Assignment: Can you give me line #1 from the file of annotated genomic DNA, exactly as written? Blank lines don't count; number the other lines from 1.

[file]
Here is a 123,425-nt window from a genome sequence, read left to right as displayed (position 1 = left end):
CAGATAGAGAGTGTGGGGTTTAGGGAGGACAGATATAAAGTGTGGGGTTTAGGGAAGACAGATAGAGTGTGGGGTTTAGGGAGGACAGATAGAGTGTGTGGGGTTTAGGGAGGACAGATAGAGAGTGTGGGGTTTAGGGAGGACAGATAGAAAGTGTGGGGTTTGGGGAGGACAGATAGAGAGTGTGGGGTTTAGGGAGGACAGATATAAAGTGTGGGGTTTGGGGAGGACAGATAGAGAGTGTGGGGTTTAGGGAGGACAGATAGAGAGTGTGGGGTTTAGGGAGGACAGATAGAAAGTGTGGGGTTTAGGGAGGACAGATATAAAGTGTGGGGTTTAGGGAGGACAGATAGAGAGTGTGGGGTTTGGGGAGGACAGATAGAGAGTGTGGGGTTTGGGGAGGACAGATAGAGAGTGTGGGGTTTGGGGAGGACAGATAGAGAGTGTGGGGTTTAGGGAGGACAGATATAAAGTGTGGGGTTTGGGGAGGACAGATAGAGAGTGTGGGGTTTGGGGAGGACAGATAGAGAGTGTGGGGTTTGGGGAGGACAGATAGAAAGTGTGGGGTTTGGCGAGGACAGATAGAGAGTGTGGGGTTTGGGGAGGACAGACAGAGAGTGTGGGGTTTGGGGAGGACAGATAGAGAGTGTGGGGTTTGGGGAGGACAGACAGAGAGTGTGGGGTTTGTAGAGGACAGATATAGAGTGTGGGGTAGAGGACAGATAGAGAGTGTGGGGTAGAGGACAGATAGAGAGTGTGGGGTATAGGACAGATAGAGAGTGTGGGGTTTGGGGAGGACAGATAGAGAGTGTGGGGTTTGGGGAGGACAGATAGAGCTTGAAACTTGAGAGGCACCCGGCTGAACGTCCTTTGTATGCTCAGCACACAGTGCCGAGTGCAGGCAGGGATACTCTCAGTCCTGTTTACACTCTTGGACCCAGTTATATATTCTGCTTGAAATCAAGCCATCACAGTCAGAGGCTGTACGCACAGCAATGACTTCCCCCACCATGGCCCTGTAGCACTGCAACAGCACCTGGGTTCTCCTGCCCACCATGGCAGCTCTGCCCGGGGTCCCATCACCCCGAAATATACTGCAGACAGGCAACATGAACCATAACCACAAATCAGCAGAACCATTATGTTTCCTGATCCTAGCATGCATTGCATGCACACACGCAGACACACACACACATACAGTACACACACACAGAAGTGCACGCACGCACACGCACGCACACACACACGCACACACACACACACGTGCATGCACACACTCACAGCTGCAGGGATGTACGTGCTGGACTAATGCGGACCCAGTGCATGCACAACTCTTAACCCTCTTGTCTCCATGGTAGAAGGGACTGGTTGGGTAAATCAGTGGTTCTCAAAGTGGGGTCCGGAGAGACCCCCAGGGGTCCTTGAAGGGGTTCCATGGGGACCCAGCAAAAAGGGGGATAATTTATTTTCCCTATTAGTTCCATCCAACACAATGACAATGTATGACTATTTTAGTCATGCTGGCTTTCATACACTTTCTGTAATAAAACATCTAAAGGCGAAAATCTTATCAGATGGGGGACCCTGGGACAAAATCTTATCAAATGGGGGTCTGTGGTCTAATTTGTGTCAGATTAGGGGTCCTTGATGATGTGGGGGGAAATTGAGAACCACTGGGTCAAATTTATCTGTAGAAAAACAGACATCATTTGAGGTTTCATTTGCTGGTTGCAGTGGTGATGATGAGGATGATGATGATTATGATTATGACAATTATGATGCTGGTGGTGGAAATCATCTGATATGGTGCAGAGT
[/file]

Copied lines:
Here is a 123,425-nt window from a genome sequence, read left to right as displayed (position 1 = left end):